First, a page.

G'day mate, no excuse required, it deserved it's own thread!

(Poor fish though)

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2 hours ago, onlyme said:

Local cleaning services company recommend every year. Ours we started off yearly, now doing 2 yearly and seeing how it goes and seems fine - they are pretty small tanks relative to others. Neighbour had not had his done for 8 years until it backed up / blocked up - required a dynorod callout and don't know how much that cost in comparison.  A lot will depend on size of tanks, household count, ecology of the tank and no doubt some weather related stuff that affects the drain away. Have never put any beneficial bacteria in - common in France where they are still used extensively and not overtly careful with "safe" chemical cleaners etc but seems to work.

When we moved in we had the tank drained only to find around a ton of tarmac tipped into it - obviously directly from the driveway the last time it had been resurfaced with gravel - spent a good day picking that out with a two handled postholder!

CCTV check alone is about 300 quid down here. If they don't know why it's blocked that's normally the first step. 

Every 2 years is the maximum I'd do, although if you have a large family definitely yearly. 

Muck munchers is to stop any smells I only do mine when it's starting to pong a bit when standing by the tank. 

They'll empty it with a huge pipe, they can stretch up to 50m IIRC off a standard one. Costs about a hundred quid in the SE, you don't need to be in. In fact id recommend not being in due to the smell...

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1 hour ago, Libspero said:

I'm not sure what the difference is,  but our tank is split into two halves.

The black water pours into the large side of the tank at one end.

Grey water then exits at the other behind what looks a bit like a chimney pot T- piece that helps stop any solids escaping.

The grey water drains along a half pipe that runs over the second side of the tank towards the soak away in the field behind. 

The second side is dry,  but presumably is there  in case the half pipe gets clogs so that it overflows into that side of the tank rather than blocking the soakaway.

I presume what I have just described is a septic tank ?

No, I think your coal cellar is flooded.

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1 hour ago, Harley said:

We do ours annually which is more than enough.  The important bit is to ensure no solids get into the soakaway.

Yes this is the most important thing.  A lot of problems are caused by the soakaways getting sludged up and blocked.

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Coincidentally, we had our septic tank emptied a couple of days ago.

Turns out it didn't need emptying but we bought the house 4 yrs ago and had no idea when it was last emptied and what might have been put into it. (Or even what sort of a septic tank we had!) So we paid €165 for someone with a truck to come and suck the solids out and tell us if it was looking OK.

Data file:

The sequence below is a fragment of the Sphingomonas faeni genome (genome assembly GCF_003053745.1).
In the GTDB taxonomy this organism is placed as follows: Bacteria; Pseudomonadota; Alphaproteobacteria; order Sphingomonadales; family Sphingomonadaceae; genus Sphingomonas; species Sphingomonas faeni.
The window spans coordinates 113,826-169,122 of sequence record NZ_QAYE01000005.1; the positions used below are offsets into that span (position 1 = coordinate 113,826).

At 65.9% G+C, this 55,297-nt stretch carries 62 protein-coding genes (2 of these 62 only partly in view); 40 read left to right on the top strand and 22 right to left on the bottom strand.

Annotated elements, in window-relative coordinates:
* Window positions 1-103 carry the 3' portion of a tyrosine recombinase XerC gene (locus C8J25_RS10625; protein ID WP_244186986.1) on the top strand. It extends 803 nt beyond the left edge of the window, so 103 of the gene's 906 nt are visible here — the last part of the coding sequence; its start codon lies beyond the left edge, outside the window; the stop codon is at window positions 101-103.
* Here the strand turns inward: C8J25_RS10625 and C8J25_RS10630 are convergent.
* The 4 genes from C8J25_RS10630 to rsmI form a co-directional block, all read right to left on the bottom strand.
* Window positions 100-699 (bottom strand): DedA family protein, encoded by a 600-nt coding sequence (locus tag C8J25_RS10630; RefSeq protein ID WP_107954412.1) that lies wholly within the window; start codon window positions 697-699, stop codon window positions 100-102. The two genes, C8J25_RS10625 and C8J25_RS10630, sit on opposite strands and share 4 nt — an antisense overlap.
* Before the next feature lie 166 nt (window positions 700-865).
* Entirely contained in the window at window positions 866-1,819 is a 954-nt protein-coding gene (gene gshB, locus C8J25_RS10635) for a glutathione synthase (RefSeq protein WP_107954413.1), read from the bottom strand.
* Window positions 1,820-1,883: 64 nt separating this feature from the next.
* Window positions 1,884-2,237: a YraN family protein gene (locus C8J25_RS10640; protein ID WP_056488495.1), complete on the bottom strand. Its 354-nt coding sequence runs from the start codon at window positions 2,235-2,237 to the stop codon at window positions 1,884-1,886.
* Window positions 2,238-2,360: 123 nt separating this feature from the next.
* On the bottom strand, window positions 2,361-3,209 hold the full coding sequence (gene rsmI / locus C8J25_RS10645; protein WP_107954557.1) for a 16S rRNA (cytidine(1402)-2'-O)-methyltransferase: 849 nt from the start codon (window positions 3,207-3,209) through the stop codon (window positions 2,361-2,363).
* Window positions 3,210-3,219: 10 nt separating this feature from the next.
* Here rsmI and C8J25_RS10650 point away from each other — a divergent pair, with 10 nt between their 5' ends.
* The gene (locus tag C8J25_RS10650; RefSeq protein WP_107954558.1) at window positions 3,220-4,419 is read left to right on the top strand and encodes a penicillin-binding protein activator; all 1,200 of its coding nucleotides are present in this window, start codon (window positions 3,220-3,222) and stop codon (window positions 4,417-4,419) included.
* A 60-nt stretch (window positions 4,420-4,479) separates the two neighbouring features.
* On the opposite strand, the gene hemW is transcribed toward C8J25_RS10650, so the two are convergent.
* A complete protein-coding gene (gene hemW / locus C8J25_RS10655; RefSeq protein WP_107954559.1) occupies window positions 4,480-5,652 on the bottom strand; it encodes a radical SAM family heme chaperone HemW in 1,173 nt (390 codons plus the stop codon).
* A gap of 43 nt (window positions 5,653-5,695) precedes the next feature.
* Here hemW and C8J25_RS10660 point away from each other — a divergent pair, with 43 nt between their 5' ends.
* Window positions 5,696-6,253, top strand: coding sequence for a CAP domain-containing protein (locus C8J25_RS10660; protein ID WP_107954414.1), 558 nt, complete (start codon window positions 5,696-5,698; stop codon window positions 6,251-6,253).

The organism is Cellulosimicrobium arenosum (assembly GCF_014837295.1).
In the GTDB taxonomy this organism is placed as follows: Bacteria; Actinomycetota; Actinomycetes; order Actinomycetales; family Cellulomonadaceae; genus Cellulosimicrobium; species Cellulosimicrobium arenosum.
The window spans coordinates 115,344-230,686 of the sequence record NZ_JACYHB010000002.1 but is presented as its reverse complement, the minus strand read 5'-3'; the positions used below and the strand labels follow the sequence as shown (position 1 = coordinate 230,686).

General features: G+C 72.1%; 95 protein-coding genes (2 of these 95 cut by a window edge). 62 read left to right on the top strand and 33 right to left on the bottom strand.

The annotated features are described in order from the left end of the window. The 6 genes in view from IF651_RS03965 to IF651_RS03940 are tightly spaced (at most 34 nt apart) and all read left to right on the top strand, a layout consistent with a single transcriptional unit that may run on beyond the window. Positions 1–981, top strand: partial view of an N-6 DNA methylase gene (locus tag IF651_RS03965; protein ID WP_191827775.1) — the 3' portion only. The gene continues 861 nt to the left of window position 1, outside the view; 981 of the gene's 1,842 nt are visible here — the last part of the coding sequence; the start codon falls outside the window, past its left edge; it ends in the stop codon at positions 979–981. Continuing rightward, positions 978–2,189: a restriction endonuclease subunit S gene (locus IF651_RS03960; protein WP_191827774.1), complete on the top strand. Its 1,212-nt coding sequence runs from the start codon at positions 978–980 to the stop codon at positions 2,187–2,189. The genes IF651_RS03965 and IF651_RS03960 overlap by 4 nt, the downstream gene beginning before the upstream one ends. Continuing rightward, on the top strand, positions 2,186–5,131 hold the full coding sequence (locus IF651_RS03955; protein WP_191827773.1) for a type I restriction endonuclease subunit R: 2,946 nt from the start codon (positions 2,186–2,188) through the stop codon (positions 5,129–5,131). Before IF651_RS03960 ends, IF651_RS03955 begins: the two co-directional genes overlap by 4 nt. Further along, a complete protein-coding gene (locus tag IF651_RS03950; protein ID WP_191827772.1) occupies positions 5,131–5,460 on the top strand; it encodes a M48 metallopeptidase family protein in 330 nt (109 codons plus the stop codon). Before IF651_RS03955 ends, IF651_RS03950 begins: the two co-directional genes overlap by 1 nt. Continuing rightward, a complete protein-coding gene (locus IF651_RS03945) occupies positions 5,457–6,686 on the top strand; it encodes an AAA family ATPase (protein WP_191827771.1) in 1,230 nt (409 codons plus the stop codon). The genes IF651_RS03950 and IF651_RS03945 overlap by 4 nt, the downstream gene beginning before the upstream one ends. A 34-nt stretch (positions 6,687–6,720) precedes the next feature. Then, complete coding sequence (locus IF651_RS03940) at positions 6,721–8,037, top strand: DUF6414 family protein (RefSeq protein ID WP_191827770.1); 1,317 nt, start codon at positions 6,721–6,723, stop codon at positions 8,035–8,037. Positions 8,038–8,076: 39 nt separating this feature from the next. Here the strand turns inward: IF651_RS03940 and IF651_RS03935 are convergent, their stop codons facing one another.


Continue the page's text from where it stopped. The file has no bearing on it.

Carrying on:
He said it all looked fine & was nowhere near full, but good idea to get it emptied from time to time. (Well he would say that I suppose?)

All his comments were basically very reassuring ie tank is fine and large enough for the house size, very deeply buried and having a good hill assisted soak-away area. So probably no need to empty again for  3 or more yrs. Maybe never I'm thinking now, as we are quite careful with it and only 2 of us in a largish house?  (It might just rot down inside on its own and never get to a dangerously full state?) 

He filtered the water part of what he sucked out and put that back in as the water contains good microbes? (Don't need to waste any of those!) 

I think he said that when you look inside, (if you know where the opening hole for emptying it is) if you see a crust, that means it needs emptying. (Does that sound correct?)  Otherwise I guess one finds out there's a problem if/when the shit comes out of the loo instead of going down to the tank?!

In brief, as far as I can tell, how often you need to empty a septic tank depends on a lot of factors   eg

  • the type of tank
  • size of tank versus number of ppl using it
  • what goes down into it (ie shd be only bio waste and degradable loo paper - nothing else and limited or no use of bleach) 
  • the degree of digestion achieved (we put a dead mouse down sometimes as apparently that's good, others put a tablet in once a week or whenever)
  • its physical location (ie on the flat or down a steep hill like ours)

We still don't know how many litres ours holds. (We forgot to ask.) The chap reckoned we don't have a grease trap. He also couldn't find our ventilation pipes. And there was a mystery valve just outside the house which he didn't understand ie what it was there for. (And of course neither did we!)  So the septic tank remains somewhat of an enigma, but as long as it works, no need to worry?

Can't ever completely forget that we have a septic tank tho, as there's the occasional whiff of "drains" in the air either outside or inside one of the showers -  just to remind us!  xD Ah well, it's the countryside here. (Told to run water down sinks and showers is there's a smell as the water trap has probably evaporated.)

 

Edited by whocares